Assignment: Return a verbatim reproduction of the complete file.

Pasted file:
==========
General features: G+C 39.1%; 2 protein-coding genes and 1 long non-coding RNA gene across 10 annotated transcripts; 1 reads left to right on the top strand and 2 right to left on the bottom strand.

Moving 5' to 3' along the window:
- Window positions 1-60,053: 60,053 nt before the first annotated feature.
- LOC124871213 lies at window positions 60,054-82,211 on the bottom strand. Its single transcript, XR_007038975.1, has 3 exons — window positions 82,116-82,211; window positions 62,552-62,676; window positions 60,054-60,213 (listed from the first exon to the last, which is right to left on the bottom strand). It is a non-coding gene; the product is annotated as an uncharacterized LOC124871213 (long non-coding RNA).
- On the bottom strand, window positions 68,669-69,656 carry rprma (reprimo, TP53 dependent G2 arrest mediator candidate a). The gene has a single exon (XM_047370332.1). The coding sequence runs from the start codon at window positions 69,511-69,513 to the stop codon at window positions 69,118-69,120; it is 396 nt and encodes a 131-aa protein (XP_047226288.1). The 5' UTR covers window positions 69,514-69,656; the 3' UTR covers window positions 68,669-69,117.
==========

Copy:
General features: G+C 39.1%; 2 protein-coding genes and 1 long non-coding RNA gene across 10 annotated transcripts; 1 reads left to right on the top strand and 2 right to left on the bottom strand.

Moving 5' to 3' along the window:
- Window positions 1-60,053: 60,053 nt before the first annotated feature.
- LOC124871213 lies at window positions 60,054-82,211 on the bottom strand. Its single transcript, XR_007038975.1, has 3 exons — window positions 82,116-82,211; window positions 62,552-62,676; window positions 60,054-60,213 (listed from the first exon to the last, which is right to left on the bottom strand). It is a non-coding gene; the product is annotated as an uncharacterized LOC124871213 (long non-coding RNA).
- On the bottom strand, window positions 68,669-69,656 carry rprma (reprimo, TP53 dependent G2 arrest mediator candidate a). The gene has a single exon (XM_047370332.1). The coding sequence runs from the start codon at window positions 69,511-69,513 to the stop codon at window positions 69,118-69,120; it is 396 nt and encodes a 131-aa protein (XP_047226288.1). The 5' UTR covers window positions 69,514-69,656; the 3' UTR covers window positions 68,669-69,117.